Ba'al, Yizhaq and the Future of Public Art

Todays News

Pictured: "Ba'al & Yizhaq" by Boaz Vaadia. Photo by Phil Lederer.

After a day of downpour, the rain let up just in time yesterday evening for the arts community to gather outside the soon-to-open Sabal Palm Bank Plaza at the intersection of Ringling Boulevard, Links Avenue and Golf Street for the unveiling of the latest piece of public art to grace Sarasota’s cultural landscape. Entitled Ba’al & Yizhaq, and the work of the late internationally known Israeli artist Boaz Vaadia, the unveiling marked a “historic moment” for the city, says Arts and Cultural Alliance of Sarasota County Executive Director Jim Shirley, and not just because of what the sculpture is, but how it got here.

Coming in at roughly 4,000 pounds, a crane was definitely involved, and probably lots of strong people with hard hats as well, but that’s not quite what has Shirley excited. Instead, it’s the introduction of a novel public-private partnership that made this piece of public art possible—despite the $200,000+ price tag. “This has really been a community effort,” Shirley says, and a model for the future. “This is a symbol of the next phase of Sarasota,” he says.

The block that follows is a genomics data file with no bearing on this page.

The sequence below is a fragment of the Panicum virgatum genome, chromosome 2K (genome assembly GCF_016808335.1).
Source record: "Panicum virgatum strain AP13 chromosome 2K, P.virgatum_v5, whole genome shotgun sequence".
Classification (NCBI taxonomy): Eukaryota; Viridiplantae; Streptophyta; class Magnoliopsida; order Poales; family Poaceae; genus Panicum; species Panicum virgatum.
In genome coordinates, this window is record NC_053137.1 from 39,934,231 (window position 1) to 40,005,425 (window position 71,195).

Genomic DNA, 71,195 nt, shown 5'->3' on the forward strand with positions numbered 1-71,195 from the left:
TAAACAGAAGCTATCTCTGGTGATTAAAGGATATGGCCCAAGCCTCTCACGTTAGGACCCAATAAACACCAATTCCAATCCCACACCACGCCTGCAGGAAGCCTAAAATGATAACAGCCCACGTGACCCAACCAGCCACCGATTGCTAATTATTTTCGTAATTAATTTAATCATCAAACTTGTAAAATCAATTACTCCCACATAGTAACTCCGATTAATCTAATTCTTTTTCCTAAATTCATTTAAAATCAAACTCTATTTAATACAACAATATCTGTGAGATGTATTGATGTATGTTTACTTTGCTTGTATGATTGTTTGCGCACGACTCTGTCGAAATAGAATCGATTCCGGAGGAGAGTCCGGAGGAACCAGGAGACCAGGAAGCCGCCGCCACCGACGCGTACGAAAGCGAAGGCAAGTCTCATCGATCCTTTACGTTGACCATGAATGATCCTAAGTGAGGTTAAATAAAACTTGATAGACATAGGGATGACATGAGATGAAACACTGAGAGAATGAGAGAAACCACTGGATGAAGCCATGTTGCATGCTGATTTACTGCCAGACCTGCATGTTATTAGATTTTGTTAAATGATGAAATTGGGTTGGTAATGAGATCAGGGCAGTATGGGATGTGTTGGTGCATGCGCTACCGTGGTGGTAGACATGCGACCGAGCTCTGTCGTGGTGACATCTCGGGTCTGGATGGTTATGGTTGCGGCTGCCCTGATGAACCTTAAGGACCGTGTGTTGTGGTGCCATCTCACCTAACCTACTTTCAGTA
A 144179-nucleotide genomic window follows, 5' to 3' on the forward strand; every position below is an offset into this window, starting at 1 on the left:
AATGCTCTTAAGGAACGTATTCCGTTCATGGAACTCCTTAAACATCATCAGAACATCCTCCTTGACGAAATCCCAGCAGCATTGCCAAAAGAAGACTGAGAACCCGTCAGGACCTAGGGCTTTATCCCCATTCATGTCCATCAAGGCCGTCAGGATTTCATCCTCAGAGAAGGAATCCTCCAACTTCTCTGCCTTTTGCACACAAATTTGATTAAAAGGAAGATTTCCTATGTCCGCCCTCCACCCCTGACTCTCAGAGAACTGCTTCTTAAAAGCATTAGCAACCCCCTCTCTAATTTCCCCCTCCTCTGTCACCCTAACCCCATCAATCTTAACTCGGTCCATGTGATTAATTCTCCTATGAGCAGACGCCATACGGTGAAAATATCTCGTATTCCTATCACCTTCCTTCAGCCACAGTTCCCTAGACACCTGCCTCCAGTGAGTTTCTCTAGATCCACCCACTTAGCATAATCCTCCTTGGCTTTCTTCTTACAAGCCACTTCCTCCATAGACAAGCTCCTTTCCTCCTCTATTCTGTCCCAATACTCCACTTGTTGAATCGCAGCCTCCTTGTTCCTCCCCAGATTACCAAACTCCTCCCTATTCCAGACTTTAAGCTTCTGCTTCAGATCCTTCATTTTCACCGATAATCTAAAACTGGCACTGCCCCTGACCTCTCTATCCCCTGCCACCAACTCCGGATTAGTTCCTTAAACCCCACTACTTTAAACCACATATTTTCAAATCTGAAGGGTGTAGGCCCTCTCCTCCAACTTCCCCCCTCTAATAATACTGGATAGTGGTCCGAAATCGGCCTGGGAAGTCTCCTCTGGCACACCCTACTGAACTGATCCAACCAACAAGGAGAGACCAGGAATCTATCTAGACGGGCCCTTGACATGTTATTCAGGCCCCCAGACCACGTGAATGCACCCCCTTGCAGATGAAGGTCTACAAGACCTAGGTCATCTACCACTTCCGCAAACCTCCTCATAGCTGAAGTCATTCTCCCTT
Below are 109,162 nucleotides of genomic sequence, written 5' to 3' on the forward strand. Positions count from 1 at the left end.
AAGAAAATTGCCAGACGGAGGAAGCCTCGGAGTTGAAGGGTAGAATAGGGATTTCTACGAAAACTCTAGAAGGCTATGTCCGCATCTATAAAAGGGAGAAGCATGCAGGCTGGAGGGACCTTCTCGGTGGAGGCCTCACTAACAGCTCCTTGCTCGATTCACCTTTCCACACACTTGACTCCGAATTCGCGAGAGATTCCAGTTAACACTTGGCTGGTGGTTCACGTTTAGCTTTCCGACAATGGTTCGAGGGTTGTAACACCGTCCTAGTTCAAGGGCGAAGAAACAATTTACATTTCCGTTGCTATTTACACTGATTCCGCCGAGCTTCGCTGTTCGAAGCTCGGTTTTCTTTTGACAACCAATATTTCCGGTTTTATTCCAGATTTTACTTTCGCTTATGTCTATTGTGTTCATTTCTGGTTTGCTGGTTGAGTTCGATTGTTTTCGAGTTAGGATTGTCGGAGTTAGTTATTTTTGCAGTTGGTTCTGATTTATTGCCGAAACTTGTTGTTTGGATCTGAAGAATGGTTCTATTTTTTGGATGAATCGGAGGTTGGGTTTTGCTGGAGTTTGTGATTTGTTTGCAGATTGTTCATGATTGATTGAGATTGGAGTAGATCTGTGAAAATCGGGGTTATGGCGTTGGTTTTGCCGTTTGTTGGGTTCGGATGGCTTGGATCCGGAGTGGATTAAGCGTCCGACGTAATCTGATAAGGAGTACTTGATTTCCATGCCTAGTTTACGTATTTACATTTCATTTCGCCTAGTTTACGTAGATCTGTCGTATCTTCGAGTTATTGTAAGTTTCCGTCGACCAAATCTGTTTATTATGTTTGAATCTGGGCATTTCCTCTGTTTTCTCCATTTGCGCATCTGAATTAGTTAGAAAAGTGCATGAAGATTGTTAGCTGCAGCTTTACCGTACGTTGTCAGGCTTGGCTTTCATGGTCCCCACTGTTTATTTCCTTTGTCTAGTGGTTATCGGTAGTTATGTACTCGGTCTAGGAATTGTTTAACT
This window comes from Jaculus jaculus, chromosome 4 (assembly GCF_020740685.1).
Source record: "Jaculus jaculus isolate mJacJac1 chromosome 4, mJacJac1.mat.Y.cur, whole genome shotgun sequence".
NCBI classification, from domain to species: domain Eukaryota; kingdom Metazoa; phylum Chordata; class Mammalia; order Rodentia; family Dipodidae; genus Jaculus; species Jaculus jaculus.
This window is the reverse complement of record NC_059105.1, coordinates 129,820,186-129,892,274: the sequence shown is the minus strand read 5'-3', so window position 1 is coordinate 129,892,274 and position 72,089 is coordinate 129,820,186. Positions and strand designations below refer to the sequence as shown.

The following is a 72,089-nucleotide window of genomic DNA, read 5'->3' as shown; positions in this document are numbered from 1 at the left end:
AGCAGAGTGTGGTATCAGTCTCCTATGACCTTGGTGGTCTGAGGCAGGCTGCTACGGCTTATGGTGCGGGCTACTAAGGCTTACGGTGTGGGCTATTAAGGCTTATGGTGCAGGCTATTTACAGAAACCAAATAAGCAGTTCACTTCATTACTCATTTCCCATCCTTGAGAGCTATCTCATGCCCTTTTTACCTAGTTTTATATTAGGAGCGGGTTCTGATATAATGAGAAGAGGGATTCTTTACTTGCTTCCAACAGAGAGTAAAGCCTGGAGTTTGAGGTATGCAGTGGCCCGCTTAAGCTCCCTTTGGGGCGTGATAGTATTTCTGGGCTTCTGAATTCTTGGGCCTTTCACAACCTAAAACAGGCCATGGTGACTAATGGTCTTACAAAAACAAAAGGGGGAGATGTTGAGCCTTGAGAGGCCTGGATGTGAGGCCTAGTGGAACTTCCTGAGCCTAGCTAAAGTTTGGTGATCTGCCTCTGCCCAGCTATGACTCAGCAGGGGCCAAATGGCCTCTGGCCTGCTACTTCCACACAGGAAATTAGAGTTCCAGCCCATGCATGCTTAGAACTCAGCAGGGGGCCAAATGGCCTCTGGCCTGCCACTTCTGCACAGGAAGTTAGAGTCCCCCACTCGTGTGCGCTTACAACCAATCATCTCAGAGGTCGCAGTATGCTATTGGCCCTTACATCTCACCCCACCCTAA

Sum it up in a word: collaboration. Add another: flexibility. The project began with developer Dr. Mark Kauffman of Red Property Management, who petitioned the city to allow him to bundle his three existing public art obligations (based on three developments in the downtown area) into one, and go in with the city on a single, substantial piece of public art. The city agreed to the notion, and set about amending the city code to allow it. Kauffman would supply around $70,000—a bit more than his obligations originally entailed—but that left roughly $140,000 up to the City of Sarasota.

The city could do half that, but suggested Kauffman fundraise for the rest. “It took me about five seconds to answer,” he says, “and the answer was no.”

Enter Sam Alfstad and Alfstad& Contemporary, which offered to become the third partner in bringing Ba’al & Yizhaq to Sarasota. The move required another look at the city code, to ratify this new breed of partnership—developer plus city plus private business—as a player in the world of public art, and the city made its final changes in August 2017, allowing the project to move forward to fruition.

But what began with the artist’s blessing would finish without him, as Vaadia passed in February of 2017. “Fortunately, a piece of his genius and his passion is right here,” says Alfstad.

Looking to the future, Alfstad hopes that this partnership represents only the beginning, and many more developers and businesses follow in their footsteps. “We’re calling on them,” he says, “to do it again.”

Pictured: "Ba'al & Yizhaq" by Boaz Vaadia. Photo by Phil Lederer.

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